Wednesday, August 29, 2012

Points of Contact: The Big Mouth

The Big Mouth (Jerry Lewis, 1967)

Zorns Lemma (Hollis Frampton, 1970)


The Big Mouth (Jerry Lewis, 1967)

Landscape Suicide (James Benning, 1987)

The Big Mouth (Jerry Lewis, 1967)

Twin Peaks (David Lynch & Mark Frost, 1991)
* A very striking, though not entirely direct, aural affinity with this last one: the character from the Lewis at top, rendered catatonic after seeing alive someone he believes to be dead, begins speaking in a very harsh gibberish comprised of the manipulated backwards talking effects that are the choice mode of diction found in Peaks' Black Lodge, the elusive residence which is the impetus for the Earle character's heightened state in the bottom frame.

Friday, August 24, 2012



top: Gebo et l'ombre (Manoel de Oliveira, 2012)
bottom: The Uncertainty Principle (Manoel de Oliveira, 2002)

Wednesday, August 22, 2012

Points of Contact: The Swimmer

The Swimmer (Perry & Pollack, 1968)

Helas pour moi (Jean-Luc Godard, 1993)

The Swimmer (Perry & Pollack, 1968)

The Docks of New York (Josef von Sternberg, 1928)

Tuesday, August 7, 2012

4 notes on The King and Four Queens

(A few initial impressions)

1) Like Yellow Sky, a scheme to steal gold from the last denizens of a ghost town, who are / like 7 Women, a self-contained community of women operating at what might as well be the edge of the world. But - remnants of the town are backgrounded and blurred here where they were foregrounded and detailed in the Wellman; a sense of a place as opposed to a specific place. And the organizational approach Walsh takes to psychology and landscape have little place in the feverish, claustrophobic, apocalyptic world of Ford's film. The King and Four Queen's most recurrent visual motif: a medium/medium-long static shot of an empty or sparsely populated location and the methodical emergence of a character from somewhere around the back-center of the frame. If the bandits in the Wellman seize hostage of the land they stumble into, and Anne Bancroft becomes engulfed by hers, then Gable and the women inhabitants are revealed as little more than drifting, transient presences:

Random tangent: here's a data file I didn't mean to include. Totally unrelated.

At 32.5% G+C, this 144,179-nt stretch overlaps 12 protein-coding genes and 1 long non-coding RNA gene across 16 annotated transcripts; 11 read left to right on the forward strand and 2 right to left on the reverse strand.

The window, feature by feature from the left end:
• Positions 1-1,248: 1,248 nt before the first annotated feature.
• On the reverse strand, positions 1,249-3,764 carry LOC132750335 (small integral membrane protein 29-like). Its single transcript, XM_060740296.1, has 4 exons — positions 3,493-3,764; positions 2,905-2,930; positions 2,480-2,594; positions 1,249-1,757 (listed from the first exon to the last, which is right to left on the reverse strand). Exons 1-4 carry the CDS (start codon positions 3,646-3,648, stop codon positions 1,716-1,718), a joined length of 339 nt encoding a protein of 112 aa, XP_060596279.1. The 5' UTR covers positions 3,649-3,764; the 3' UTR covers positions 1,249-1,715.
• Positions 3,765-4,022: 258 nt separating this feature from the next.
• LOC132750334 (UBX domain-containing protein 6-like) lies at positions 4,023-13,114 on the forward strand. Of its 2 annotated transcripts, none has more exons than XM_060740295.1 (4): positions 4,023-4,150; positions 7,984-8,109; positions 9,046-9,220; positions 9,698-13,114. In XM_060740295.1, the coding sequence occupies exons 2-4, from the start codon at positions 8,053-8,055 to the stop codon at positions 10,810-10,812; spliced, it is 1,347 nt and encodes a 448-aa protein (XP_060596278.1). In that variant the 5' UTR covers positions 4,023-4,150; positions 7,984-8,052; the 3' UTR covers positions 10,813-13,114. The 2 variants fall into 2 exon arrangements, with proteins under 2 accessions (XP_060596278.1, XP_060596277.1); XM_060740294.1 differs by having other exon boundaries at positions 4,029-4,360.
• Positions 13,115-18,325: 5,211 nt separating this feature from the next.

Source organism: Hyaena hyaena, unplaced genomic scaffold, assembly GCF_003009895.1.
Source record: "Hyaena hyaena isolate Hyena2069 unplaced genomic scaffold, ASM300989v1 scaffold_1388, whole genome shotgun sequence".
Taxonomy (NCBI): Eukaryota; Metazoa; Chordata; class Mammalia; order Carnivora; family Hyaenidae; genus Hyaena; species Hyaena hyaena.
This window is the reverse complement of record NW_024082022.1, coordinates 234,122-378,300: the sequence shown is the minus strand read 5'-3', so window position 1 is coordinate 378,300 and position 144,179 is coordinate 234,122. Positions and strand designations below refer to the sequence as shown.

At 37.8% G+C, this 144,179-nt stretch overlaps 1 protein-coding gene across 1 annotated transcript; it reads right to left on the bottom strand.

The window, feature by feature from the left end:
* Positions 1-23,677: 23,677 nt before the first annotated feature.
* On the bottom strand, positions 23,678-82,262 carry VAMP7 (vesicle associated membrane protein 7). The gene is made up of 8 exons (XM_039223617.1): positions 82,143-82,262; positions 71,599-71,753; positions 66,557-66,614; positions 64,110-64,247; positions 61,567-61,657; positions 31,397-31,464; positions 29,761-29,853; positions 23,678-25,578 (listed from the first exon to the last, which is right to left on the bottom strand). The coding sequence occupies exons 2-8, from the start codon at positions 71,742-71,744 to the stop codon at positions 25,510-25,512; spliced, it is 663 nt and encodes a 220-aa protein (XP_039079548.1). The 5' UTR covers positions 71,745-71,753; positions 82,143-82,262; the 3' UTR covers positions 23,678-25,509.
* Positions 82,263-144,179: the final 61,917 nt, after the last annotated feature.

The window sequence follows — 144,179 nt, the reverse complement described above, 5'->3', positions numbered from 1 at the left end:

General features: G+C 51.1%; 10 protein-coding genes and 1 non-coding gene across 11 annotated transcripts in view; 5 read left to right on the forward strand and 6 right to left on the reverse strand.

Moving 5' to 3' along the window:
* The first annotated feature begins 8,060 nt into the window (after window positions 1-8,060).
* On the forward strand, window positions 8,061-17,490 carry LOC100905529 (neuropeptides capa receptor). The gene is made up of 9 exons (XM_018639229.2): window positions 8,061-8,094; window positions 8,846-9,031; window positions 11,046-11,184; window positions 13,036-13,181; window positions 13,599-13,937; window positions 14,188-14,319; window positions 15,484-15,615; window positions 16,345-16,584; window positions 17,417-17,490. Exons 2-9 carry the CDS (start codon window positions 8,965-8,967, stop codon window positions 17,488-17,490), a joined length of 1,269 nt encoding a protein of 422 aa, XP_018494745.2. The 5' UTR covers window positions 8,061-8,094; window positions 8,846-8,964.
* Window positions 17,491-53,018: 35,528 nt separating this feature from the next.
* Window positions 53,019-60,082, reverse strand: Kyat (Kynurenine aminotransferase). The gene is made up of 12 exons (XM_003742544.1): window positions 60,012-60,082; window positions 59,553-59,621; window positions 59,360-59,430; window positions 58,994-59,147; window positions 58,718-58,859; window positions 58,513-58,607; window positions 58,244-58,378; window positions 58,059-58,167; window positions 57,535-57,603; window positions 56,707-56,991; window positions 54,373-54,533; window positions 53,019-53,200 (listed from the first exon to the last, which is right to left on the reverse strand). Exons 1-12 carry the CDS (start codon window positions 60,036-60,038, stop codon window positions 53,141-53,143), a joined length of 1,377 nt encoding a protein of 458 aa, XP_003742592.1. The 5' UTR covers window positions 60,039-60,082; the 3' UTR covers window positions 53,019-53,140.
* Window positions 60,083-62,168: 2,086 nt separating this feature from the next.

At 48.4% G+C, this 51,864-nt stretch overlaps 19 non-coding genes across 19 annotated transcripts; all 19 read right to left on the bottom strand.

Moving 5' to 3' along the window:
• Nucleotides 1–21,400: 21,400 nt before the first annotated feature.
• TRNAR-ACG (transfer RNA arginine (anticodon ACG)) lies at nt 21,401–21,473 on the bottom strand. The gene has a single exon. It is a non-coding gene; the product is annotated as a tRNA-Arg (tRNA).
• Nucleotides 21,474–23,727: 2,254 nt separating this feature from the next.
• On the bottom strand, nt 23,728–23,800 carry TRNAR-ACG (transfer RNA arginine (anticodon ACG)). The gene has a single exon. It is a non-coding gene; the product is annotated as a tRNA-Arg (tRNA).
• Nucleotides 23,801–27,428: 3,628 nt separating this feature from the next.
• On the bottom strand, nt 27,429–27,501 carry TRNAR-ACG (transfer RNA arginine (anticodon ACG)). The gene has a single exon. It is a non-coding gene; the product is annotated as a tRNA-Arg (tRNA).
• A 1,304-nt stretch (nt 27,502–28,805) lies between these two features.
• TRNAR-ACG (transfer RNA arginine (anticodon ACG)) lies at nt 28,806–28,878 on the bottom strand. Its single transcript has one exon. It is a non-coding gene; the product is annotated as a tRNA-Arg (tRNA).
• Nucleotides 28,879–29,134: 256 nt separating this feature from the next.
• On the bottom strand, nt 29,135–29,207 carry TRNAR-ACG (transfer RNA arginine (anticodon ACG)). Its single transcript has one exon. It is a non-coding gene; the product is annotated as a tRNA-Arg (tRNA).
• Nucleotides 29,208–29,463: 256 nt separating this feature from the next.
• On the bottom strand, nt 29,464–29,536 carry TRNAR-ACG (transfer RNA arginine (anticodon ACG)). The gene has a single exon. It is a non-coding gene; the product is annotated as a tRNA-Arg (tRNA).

2) Despite the freedom offered by the CinemaScope format, Walsh uncharacteristically and almost habitually - in the first half of the film at least - compresses the action or drama of a given scene to the center of the frame, nearly to the point where one is tempted to note that cropping the picture into an academy ratio might hardly change a thing. Which, of course, would be mistaken, as anybody who's seen The Big Trail knows that Walsh was innately tapped into the expressive potentials of widescreen from the very beginning, and what begins here as a kind of curiously flat and disengaged mise-en-scene begins to take on an eerie, almost Antonioni-esque weightiness, the excess emptiness not defining the emotional states of the characters as much as framing them within a vague, overarching oppression that continues to hum at a low level even as tighter interiors take over in the latter part of the film.

3) The great poignancy of the title, naming 5 of the 6 primary characters (Gable + 4 young widows) and leaving out only Jo Van Fleet's Ma McDade, who has about as much screen time as Gable and is clearly as central a figure to the plot. Like Margaret Leighton in 7 Women, she's a stern and doctrinaire matriarch concealing a deep unease about the course of her life. Abandoned by her real family, she's saddled with an artificial one that only functions to embody painful memories, and appropriately enough the movie abandons her too, shortly before the climax. A sympathetic character granted no closure, she's last seen standing over an unearthed grave, and last heard ringing the bell of an abandoned church.

4) It's actually a very weird and kind of sad movie masquerading as an extremely jovial one, and the two musical scenes with Gable playing the organ for the women illustrate the discrepancy. The first, where his playing draws the women from slumber and lures them like moths to a flame, flocking in from the sides of the frame. The second, where he leaps from the organ and the uptempo number he was playing is picked up by the non-diegetic score as he dances with each lady one at a time. They are creepy in a manner that's difficult to describe, artificial in spirit and seeming to take place in some kind of void (think the old people with the smiles plastered creepily on their faces at the beginning of Mulholland Drive), and are in any way entirely in another universe from the ultra-nonchalant, sophisticated eye that captures, for instance, the Ida Lupino number at the beginning of The Man I Love.